A custom-built 2018 Lamborghini Huracan coupé autographed by Pope Francis raised nearly $1 million at a Sotheby’s auction on May 12 in Monaco.
The Italian luxury carmaker donated the white vehicle with gold stripes – to match the white and yellow of the Vatican City flag – to the Pope in November. The Pope put his diminutive signature on the car’s hood, then put the vehicle up for auction to raise money for charity.
The final selling price of 809,000 euros (US$970,000) outstripped its pre-auction estimated price range of $300,000 to $450,000.
However, it wasn’t the biggest sale off the car lot that day. A sleek black 1999 Lamborghini Diablo GT with only 617 miles on the odometer went for a few thousand more at $977,000. Dubbed “the wildest iteration of the Diablo,” Lamborghini’s “devil” was built to reach a top speed of 215 mph, outrunning the “hurricane,” which was built to reach 200 mph.
Sotheby’s also listed the upcoming sale of St John Paul II’s 1975 Ford Escort GL. In an online slideshow of papal cars put up for auction over the decades, it showed the powder blue car then-Cardinal Karol Wojtyla bought new in 1975.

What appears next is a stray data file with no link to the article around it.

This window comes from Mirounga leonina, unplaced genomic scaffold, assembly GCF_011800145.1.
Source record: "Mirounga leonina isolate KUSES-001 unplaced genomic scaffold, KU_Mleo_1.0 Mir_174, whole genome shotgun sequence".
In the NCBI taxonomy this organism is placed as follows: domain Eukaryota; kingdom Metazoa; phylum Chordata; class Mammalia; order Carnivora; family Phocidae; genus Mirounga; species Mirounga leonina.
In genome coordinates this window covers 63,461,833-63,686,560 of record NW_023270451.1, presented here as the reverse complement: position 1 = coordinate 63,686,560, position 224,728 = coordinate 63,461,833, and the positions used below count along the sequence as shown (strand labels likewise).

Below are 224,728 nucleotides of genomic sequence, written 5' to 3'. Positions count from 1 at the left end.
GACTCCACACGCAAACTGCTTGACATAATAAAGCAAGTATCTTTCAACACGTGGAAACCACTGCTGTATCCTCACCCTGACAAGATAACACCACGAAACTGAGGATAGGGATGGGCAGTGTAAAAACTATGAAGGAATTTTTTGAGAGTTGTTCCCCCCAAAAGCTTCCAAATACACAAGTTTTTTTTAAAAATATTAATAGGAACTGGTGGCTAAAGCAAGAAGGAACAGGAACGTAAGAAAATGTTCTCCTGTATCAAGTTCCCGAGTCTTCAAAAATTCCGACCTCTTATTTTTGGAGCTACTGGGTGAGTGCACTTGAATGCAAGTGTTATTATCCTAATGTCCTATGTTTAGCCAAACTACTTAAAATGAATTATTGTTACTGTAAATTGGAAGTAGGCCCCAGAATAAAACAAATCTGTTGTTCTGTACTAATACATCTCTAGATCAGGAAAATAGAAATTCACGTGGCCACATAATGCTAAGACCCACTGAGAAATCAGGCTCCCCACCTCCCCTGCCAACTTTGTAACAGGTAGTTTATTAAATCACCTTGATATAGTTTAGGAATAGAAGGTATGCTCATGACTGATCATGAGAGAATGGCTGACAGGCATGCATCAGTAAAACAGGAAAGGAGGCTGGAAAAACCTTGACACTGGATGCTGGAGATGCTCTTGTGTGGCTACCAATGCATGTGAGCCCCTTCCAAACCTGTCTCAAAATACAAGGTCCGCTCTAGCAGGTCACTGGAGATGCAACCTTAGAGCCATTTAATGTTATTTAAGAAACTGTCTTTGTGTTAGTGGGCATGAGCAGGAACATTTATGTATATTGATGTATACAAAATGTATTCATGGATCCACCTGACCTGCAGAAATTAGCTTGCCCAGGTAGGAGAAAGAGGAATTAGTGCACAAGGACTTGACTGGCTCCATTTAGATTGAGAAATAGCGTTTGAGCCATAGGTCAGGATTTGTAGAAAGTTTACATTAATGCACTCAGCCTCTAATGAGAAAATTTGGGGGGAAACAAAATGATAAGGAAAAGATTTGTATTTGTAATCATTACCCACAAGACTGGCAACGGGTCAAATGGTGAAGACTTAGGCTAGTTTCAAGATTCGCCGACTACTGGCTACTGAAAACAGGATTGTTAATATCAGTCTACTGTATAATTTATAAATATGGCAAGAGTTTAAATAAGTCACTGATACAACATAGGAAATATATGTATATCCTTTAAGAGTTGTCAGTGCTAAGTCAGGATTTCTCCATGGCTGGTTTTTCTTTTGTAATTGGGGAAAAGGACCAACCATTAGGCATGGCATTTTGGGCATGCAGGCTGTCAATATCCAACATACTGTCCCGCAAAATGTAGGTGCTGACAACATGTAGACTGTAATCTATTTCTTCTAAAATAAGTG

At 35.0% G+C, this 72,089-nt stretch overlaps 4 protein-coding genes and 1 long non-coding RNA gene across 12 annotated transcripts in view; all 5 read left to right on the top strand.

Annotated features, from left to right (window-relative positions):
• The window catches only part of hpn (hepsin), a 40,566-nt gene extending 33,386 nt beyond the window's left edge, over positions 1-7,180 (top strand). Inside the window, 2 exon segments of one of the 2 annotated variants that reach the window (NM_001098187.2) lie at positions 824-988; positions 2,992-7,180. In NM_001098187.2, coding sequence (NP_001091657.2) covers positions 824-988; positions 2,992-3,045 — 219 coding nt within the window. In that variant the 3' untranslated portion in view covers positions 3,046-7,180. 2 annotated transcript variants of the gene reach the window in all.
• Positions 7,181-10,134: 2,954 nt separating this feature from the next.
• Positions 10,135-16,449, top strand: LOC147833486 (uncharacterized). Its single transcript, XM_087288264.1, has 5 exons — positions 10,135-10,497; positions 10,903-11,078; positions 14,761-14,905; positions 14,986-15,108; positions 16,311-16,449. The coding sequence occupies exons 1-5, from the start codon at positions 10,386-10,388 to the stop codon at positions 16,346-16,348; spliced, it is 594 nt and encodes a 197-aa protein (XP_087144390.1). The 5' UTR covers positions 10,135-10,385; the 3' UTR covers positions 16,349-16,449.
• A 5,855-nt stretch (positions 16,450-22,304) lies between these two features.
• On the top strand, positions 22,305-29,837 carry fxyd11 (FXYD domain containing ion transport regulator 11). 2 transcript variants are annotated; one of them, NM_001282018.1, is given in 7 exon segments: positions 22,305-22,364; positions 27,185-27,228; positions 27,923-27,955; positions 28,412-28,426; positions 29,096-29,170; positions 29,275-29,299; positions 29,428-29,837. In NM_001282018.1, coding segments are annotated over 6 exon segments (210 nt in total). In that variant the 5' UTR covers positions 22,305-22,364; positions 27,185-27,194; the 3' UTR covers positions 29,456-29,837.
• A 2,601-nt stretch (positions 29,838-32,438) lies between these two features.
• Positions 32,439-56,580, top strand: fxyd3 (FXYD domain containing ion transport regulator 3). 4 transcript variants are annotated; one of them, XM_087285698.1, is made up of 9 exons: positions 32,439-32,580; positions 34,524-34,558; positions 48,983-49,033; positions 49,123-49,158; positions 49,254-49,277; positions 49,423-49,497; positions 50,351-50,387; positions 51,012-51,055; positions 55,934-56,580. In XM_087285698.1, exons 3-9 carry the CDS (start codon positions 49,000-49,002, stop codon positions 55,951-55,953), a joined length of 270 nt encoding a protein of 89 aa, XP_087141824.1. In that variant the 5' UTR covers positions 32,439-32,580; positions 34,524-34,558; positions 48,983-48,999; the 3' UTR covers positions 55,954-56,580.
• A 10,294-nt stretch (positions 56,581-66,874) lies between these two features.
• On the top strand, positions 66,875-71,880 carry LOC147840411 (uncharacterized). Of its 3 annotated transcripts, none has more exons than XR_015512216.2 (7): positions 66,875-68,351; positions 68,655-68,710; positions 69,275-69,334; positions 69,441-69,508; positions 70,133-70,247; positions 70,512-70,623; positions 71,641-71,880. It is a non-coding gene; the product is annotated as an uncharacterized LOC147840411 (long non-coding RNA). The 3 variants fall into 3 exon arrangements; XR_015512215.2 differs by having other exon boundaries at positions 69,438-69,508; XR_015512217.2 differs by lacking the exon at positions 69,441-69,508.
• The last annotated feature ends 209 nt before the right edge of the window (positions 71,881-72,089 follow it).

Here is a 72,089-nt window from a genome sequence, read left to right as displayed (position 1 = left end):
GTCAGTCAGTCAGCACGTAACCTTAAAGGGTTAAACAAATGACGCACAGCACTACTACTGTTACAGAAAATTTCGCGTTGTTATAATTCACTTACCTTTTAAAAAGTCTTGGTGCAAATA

The vehicle, which has no hubcaps, air conditioning or radio, was first bought by a US restaurant owner at auction in 1996 for $102,000 and was sold again just a few months after the Pope’s death in 2005, when a multimillionaire in Texas paid $690,000 at auction.
The car, which has 60,000 miles on the odometer, is scheduled to be auctioned by Sotheby’s from August 30 to September 2 in Auburn, Indiana. The auction house listed an estimated price range at $150,000 to $300,000.
Of the money raised at the May 12 auction, the bulk of the proceeds, 70 per cent, will go to the Iraqi city of Ninevah, which had been occupied and raided by Islamic State in the mid-2010s.
Ten percent each will go to “Amici per il Centrafrica,” an Italian nonprofit that helps children in the Central African Republic and surrounding nations; “Groupe International Chirurgiens Amis de la Main,” a Swiss charity that funds mobile surgical teams to operate on hands that are disfigured, mutilated or wounded to give patients a chance to regain some use of their limb; and the Pope John XXIII Community Association, which runs day centers and family homes all over the world to serve those most in need.